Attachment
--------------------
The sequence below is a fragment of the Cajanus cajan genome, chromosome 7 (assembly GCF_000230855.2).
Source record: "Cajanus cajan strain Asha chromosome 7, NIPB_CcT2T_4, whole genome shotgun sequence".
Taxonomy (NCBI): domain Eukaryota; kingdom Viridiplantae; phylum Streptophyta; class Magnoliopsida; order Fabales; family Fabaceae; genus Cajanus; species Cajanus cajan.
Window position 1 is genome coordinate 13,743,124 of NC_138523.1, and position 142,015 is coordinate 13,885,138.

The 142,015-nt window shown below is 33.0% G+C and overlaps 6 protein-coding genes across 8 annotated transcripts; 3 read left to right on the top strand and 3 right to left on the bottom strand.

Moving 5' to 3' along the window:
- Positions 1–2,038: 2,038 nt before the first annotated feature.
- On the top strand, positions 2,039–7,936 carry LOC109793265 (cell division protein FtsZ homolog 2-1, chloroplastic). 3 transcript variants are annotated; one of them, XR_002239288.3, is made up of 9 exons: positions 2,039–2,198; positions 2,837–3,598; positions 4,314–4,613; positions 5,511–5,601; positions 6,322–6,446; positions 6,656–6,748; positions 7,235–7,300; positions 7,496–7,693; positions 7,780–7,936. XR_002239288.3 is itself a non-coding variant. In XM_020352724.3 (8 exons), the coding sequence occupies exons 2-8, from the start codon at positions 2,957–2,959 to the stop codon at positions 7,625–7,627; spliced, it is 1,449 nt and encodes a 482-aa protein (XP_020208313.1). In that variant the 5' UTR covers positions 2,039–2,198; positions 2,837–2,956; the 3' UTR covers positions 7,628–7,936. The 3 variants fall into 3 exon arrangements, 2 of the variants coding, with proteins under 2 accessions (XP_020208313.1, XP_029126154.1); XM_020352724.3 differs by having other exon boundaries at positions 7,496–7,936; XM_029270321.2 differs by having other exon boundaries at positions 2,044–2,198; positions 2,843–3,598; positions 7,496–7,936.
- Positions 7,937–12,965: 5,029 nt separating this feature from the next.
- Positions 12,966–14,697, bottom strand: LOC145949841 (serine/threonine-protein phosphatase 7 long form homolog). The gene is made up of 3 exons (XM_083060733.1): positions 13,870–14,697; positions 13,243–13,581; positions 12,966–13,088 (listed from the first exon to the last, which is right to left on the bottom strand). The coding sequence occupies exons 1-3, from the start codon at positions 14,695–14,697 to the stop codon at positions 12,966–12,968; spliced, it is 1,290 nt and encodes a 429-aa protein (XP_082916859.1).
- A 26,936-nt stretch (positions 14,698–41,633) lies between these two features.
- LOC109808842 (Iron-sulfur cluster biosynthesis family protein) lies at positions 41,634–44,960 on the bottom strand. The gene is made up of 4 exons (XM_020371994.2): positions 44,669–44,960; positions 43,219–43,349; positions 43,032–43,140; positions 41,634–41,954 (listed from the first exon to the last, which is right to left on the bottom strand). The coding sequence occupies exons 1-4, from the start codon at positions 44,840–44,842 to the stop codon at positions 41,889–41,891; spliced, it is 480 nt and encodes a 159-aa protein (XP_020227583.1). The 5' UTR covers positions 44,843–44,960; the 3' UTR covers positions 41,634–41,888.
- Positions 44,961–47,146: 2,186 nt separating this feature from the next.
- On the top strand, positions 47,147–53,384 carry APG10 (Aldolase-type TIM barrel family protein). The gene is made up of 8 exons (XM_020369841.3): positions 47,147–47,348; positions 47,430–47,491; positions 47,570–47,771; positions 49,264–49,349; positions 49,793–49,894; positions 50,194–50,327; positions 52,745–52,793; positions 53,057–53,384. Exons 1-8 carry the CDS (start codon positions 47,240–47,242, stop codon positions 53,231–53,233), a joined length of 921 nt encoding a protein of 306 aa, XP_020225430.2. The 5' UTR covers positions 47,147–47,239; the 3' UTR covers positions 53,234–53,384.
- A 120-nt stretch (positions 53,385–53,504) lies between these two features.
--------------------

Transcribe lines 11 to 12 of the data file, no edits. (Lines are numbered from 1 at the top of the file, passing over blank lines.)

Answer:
- A 26,936-nt stretch (positions 14,698–41,633) lies between these two features.
- LOC109808842 (Iron-sulfur cluster biosynthesis family protein) lies at positions 41,634–44,960 on the bottom strand. The gene is made up of 4 exons (XM_020371994.2): positions 44,669–44,960; positions 43,219–43,349; positions 43,032–43,140; positions 41,634–41,954 (listed from the first exon to the last, which is right to left on the bottom strand). The coding sequence occupies exons 1-4, from the start codon at positions 44,840–44,842 to the stop codon at positions 41,889–41,891; spliced, it is 480 nt and encodes a 159-aa protein (XP_020227583.1). The 5' UTR covers positions 44,843–44,960; the 3' UTR covers positions 41,634–41,888.